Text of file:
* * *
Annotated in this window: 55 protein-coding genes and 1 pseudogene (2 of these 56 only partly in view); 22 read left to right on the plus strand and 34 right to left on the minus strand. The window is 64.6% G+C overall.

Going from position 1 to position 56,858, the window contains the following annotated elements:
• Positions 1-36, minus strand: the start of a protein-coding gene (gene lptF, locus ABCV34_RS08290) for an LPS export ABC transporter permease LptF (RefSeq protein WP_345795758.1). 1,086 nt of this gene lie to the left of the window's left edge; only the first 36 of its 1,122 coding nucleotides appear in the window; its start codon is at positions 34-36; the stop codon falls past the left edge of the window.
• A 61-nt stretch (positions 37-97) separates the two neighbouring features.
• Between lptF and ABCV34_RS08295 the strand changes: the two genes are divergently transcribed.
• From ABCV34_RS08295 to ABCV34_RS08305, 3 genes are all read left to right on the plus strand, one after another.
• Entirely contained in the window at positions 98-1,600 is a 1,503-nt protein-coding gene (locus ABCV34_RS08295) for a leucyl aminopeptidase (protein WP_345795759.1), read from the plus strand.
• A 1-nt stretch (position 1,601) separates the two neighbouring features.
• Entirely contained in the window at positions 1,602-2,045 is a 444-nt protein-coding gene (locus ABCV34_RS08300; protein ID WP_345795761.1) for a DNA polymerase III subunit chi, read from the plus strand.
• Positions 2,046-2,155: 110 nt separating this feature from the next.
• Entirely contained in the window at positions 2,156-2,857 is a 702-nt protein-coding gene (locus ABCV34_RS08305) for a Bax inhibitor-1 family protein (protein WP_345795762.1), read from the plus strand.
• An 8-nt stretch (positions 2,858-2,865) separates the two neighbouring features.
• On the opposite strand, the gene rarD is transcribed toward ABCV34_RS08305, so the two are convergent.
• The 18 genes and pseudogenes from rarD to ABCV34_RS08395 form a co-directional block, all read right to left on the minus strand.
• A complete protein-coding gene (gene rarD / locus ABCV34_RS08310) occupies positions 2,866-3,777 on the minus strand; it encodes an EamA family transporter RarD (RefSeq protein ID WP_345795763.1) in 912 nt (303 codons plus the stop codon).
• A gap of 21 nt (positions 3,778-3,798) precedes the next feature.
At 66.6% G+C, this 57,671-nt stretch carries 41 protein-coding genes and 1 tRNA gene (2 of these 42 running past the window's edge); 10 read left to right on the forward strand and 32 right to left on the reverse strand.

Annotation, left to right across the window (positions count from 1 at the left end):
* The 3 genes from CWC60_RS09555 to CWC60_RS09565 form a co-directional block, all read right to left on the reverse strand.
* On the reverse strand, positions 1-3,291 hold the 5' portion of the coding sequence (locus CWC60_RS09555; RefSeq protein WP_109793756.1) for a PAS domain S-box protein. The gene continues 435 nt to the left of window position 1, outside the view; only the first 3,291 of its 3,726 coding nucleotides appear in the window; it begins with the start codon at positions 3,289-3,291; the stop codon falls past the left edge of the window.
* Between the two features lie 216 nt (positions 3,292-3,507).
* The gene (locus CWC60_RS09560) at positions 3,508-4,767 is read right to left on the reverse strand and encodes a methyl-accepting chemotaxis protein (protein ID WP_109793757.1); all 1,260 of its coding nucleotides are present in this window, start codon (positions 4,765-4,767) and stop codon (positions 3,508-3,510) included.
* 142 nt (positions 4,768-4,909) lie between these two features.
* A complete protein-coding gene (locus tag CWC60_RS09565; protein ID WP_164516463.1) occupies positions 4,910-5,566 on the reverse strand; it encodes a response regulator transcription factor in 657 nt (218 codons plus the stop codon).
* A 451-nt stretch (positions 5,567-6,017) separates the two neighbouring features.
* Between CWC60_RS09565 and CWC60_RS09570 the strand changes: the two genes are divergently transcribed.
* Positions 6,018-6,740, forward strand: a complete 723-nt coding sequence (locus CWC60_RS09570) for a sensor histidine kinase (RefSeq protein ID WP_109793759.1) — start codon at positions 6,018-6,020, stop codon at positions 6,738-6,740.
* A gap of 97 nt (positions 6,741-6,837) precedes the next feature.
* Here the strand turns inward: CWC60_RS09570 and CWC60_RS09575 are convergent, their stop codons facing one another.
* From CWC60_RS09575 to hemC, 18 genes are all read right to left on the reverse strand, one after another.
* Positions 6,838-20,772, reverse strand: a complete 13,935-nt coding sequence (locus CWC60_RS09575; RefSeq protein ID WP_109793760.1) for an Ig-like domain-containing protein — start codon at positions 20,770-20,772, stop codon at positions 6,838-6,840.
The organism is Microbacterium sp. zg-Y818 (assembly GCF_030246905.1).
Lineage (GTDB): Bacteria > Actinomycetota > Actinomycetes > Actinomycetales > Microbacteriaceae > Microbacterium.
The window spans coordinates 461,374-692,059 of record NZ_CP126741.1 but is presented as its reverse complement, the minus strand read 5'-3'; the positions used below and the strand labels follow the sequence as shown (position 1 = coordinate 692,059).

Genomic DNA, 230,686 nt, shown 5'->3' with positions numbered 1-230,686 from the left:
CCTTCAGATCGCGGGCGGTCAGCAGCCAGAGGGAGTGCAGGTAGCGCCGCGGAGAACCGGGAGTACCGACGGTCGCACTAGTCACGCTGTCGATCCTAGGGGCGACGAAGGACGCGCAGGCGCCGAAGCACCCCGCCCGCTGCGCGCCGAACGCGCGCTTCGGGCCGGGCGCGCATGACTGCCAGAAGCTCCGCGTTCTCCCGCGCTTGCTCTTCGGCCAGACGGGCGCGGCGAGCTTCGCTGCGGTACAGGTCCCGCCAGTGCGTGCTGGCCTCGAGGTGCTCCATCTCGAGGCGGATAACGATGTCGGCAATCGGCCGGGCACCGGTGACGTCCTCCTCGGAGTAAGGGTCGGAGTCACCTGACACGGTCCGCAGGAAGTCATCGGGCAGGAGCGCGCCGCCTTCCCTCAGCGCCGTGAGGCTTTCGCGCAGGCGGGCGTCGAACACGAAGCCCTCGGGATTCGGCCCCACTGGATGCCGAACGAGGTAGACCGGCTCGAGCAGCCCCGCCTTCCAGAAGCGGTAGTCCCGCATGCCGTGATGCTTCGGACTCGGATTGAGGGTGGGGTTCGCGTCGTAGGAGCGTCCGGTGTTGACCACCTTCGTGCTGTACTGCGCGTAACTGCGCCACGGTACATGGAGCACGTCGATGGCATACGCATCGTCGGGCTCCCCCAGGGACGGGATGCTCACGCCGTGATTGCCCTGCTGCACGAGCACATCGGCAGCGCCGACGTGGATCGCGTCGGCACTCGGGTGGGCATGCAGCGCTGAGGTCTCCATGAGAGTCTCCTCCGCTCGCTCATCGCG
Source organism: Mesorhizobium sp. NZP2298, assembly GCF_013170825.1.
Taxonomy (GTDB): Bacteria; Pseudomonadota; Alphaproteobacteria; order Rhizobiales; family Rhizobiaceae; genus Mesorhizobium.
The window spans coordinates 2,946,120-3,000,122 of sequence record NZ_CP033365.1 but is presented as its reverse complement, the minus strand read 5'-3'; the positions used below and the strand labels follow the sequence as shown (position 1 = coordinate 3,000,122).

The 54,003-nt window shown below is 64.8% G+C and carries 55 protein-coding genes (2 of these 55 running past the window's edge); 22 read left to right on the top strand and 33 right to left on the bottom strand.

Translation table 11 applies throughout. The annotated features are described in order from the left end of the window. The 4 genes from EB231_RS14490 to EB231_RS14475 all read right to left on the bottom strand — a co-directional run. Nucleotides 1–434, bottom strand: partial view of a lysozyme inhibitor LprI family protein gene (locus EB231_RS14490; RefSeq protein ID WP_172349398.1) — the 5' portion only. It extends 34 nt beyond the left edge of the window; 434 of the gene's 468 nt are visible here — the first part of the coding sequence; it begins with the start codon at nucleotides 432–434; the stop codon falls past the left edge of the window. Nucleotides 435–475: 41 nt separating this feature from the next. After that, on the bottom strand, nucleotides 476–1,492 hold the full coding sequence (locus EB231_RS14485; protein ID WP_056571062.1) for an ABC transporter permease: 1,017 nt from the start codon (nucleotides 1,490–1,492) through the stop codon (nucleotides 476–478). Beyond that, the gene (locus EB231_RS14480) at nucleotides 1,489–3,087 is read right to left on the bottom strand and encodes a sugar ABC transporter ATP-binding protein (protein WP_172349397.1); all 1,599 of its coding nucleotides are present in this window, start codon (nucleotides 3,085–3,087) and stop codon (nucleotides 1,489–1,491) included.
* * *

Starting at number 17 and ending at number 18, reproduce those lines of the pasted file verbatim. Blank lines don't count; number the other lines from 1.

At 66.6% G+C, this 57,671-nt stretch carries 41 protein-coding genes and 1 tRNA gene (2 of these 42 running past the window's edge); 10 read left to right on the forward strand and 32 right to left on the reverse strand.

Annotation, left to right across the window (positions count from 1 at the left end):